Hurt yourself? Here’s right way to shovel snow

Jake Tudorica, a patient service representative at Edward Rehabilitation Services & Sports Medicine, shows how to correctly hold a shovel for removing snow.  |  David Sharos~For Sun-Times Media
Jake Tudorica, a patient service representative at Edward Rehabilitation Services & Sports Medicine, shows how to correctly hold a shovel for removing snow. | David Sharos~For Sun-Times Media

Given what we’ve already been through, it’s hard to believe — but the calendar says winter is still here for another month. And more than likely that means more snow.

Some are fortunate enough to have heavy-duty snow blowers that can plow through anything or a Good Samaritan neighbor who will do it for you if the drifts get high. But that still leaves a lot of folks doing some heavy lifting.

Area hospitals fortunately aren’t reporting any snow-shoveling related deaths, but back injuries from lifting too much or wrist fractures and other breakages resulting from falls have certainly been keeping some private physician offices and emergency rooms busy.

“I am seeing primarily muscular and skeletal injuries in my private practice,” reports Dr. Kevin Most, vice president of medical affairs for Cadence Heath. “There have been a number of fall fractures of hips and wrists as well as other muscular injuries resulting from shoveling snow and poor body mechanics.”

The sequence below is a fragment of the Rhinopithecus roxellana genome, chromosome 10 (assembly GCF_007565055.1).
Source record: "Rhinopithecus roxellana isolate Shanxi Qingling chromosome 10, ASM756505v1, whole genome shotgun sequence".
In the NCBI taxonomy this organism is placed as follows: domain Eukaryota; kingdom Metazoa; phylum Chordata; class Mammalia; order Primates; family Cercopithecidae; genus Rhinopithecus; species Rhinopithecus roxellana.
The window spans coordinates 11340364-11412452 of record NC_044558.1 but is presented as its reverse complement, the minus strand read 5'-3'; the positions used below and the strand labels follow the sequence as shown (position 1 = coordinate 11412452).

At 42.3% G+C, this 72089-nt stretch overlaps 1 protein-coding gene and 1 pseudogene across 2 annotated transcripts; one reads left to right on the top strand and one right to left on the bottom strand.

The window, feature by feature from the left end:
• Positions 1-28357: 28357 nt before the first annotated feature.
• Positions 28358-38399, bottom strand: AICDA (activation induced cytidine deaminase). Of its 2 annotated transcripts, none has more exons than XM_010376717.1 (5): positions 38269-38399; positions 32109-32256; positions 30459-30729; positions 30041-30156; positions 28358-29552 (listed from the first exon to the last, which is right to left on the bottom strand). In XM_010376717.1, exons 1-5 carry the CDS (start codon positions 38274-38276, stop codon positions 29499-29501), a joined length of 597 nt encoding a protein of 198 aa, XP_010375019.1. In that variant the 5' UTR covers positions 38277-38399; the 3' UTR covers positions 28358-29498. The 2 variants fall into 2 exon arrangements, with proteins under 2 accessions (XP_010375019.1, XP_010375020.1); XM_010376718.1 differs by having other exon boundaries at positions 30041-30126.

Most said the three most important steps to avoiding injury when shoveling snow involve lifting with your legs, keeping your hands close to your body, and not twisting your spine.

“But if you ever watch someone shoveling snow, virtually everyone does just the opposite of these three things,” he said. “We’ve been fortunate this year in that virtually all of the snow has been this white, powdery stuff that doesn’t weigh much. But before it’s over, it’s going to be 25 or 30 degrees and not snowing when it’s 5 degrees, and the stuff is going to be wet.”

Most said that, when wet snow comes, the weight of perhaps 3 pounds per cubic foot of snow jumps to 20 pounds per cubic foot, meaning that clearing a 16-by-30-foot driveway with snow a foot high means moving a couple of tons of material.

Vicki Broberg, a physical therapist and orthopedic clinical specialist who has worked at Edward Hospital for 28 years, says she has seen back and shoulder injuries this winter because many who choose to clear their driveways haven’t been active and doing much else.